Sheldon Silver, D-Lower East Side, has decided to spearhead a move to save the MTA by instituting payroll taxes on employers and add tolls to the East River crossings to the tune of, well, subway fare. Poetic, sure, but consider that the opposition argument that it’s unfairly benefitting Manhattanites (because it’s not like Manhattanites haven’t been paying through the nose in taxes to keep the crossings aloft for all those Bridge & Tunnellers already) has usually been his argument, despite representing Lower Manhattan.
NYC, like all major American cities, has a hate-hate relationship with its suburbs, in that they represent nontaxable people who use city services but live beyond the city line. The first half of NYC’s history, the problem was solved by simple annexation (hey, Queens, you’re mine now) to jurisdiction-ignoring authorities (bridges, bus depots and commuter trains can be considered “ports,” right?). The problem in most every other industrialized nation is solved by having the ‘state’ basically be the metropolitan area + the suburbs + the exurbs, such that one couldn’t conceivably live close enough to commute to the urban core daily but far enough to avoid paying taxes for it.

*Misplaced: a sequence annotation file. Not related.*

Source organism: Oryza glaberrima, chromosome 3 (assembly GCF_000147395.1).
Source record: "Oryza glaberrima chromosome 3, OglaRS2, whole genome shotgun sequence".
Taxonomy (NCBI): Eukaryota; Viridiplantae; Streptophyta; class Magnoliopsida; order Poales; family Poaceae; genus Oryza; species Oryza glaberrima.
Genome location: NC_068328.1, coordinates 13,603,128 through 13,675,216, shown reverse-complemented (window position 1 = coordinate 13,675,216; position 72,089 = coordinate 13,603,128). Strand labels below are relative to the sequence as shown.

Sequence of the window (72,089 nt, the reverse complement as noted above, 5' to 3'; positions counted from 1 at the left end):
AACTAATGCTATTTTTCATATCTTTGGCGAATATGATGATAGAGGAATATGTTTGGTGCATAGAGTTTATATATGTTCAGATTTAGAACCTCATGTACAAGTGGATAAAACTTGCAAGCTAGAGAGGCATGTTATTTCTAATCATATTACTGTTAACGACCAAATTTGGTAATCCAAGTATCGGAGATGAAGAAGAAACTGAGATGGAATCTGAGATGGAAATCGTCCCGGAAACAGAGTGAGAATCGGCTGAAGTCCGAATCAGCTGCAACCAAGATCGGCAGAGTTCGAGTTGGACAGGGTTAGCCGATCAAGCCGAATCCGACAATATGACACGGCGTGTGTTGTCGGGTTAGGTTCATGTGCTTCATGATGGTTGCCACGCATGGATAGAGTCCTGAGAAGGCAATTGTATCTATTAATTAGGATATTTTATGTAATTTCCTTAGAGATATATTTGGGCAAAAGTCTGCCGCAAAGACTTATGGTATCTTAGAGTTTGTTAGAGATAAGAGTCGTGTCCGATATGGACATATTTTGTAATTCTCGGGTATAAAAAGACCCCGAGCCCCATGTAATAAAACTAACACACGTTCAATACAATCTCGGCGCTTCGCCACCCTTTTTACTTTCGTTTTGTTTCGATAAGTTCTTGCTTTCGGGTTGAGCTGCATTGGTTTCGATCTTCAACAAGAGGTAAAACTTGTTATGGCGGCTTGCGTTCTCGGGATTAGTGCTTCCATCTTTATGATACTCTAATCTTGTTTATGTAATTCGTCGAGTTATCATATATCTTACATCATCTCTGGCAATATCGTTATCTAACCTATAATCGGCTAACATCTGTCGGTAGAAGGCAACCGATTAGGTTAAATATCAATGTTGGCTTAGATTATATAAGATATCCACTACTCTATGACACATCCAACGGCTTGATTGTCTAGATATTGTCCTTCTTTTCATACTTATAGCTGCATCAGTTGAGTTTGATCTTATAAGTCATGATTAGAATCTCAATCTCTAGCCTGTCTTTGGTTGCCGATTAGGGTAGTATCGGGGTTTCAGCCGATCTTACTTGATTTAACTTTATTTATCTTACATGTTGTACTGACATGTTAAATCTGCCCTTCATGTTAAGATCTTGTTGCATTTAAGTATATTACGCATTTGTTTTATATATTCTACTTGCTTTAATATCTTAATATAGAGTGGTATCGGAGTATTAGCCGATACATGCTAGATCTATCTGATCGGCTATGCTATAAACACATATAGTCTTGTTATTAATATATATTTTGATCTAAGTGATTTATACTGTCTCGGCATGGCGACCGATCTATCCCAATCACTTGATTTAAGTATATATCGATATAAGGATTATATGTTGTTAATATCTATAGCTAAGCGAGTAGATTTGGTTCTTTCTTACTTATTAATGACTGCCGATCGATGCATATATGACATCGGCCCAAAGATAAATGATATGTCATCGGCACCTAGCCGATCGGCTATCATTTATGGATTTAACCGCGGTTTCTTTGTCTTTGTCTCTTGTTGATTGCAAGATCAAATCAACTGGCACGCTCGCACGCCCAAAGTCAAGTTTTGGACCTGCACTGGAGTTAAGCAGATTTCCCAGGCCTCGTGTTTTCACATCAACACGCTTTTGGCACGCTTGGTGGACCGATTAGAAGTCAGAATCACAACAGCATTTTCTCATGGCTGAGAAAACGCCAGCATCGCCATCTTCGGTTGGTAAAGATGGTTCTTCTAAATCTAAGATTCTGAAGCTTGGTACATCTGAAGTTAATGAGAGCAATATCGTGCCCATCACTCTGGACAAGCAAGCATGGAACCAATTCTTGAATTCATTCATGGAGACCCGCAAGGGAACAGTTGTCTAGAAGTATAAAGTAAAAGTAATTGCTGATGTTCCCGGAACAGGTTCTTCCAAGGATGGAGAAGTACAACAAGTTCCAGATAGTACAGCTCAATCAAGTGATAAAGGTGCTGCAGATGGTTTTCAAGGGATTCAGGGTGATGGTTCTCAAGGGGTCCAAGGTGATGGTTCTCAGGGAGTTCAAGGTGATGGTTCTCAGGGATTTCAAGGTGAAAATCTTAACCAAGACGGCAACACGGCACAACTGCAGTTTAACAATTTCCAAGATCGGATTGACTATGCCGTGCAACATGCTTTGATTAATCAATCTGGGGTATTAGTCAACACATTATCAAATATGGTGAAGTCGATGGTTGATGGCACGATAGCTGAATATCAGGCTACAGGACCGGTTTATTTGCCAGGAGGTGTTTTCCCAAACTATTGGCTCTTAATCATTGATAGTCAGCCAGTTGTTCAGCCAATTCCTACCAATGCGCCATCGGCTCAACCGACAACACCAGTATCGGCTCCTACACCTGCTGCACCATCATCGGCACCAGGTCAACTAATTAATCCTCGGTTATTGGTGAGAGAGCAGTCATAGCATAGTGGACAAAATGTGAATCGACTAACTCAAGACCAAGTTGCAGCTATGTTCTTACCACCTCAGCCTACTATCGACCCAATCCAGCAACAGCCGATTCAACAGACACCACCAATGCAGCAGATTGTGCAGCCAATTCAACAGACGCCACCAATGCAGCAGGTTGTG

Silver, on the other hand, seems to have this sort of relationship with himself, considering he killed previous attempts on a commuter tax as well as Bloomberg’s congestion pricing (cited by Silver that his compatriots, upstate Democrats, complained it was a de facto commuter tax. No shit, Sherlock.) only to devise a plan that could conceivably quadruple-tax NYC for the same damn service.
This is why I would sometimes prefer a benevolent dictatorship. Things that benefit everybody should not be this hard to maintain. Seriously, folks.